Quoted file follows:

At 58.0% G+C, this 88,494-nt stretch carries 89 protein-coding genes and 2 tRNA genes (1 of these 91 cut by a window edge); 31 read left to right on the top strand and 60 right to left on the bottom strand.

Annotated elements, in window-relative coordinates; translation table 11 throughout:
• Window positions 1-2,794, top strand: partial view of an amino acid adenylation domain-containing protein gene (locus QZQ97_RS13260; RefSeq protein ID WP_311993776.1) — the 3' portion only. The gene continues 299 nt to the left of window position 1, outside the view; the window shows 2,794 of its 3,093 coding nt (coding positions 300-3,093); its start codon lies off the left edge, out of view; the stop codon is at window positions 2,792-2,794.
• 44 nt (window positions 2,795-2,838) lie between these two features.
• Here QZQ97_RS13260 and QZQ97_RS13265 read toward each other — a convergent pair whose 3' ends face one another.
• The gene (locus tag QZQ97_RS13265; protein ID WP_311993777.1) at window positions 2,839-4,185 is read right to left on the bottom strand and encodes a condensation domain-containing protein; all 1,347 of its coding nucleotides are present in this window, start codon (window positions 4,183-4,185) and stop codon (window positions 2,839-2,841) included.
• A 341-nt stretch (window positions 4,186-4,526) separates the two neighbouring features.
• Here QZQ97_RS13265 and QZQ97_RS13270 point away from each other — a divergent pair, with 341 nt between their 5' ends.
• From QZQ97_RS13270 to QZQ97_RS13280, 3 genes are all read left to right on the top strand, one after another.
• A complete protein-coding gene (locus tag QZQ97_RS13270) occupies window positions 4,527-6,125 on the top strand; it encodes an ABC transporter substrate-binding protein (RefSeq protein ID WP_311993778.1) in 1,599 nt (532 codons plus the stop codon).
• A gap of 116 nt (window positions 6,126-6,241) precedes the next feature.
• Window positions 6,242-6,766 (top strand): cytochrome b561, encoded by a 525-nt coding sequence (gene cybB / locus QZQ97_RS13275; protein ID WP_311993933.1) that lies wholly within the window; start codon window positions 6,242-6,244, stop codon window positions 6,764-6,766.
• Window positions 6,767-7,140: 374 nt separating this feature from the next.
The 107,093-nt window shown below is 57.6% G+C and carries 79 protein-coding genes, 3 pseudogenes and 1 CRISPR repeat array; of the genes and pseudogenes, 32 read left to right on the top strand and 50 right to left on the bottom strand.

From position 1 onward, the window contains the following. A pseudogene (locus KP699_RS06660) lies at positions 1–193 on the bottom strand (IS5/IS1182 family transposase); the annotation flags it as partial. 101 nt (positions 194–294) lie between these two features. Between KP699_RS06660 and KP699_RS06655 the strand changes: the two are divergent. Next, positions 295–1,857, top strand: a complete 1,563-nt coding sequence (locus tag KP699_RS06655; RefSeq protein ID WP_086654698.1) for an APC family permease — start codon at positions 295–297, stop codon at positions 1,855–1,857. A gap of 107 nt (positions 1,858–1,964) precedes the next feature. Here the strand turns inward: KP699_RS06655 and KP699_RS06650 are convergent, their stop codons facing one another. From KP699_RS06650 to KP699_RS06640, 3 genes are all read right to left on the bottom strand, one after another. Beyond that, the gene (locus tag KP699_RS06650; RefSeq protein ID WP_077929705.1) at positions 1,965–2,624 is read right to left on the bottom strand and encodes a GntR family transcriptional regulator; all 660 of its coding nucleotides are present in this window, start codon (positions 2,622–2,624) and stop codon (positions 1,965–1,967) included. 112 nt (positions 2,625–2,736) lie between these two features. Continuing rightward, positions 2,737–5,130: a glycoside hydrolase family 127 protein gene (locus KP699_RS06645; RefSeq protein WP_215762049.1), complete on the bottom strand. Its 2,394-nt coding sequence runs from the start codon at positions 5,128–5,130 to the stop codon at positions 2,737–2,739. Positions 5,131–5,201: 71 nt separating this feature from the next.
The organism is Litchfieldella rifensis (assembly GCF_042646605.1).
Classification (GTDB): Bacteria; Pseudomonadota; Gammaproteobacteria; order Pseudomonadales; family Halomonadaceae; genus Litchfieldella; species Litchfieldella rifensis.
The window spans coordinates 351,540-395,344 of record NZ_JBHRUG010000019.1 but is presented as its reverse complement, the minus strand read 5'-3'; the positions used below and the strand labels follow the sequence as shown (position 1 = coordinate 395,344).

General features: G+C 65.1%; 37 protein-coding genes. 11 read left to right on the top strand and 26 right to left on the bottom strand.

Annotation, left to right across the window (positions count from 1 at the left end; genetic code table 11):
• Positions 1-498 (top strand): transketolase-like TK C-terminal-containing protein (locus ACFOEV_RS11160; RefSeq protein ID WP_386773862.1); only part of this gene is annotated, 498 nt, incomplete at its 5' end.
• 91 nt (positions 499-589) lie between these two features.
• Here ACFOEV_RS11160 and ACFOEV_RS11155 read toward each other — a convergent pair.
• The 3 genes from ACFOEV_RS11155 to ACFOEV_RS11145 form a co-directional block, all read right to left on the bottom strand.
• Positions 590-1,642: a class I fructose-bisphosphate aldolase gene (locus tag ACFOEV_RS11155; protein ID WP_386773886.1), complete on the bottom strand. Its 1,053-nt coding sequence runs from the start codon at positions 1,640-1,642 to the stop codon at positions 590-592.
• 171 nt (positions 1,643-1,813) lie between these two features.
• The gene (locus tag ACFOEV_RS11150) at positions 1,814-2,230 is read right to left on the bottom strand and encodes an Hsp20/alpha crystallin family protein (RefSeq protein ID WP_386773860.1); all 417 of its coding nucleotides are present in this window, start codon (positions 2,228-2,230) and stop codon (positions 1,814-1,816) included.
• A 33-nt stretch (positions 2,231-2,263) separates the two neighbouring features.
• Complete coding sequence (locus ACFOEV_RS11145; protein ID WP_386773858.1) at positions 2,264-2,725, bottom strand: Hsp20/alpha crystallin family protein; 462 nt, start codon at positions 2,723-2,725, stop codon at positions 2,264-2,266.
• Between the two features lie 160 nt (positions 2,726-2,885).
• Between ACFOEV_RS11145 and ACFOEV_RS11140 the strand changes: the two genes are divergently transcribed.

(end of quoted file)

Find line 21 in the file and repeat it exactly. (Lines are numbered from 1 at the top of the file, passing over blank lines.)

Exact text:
• Positions 1-498 (top strand): transketolase-like TK C-terminal-containing protein (locus ACFOEV_RS11160; RefSeq protein ID WP_386773862.1); only part of this gene is annotated, 498 nt, incomplete at its 5' end.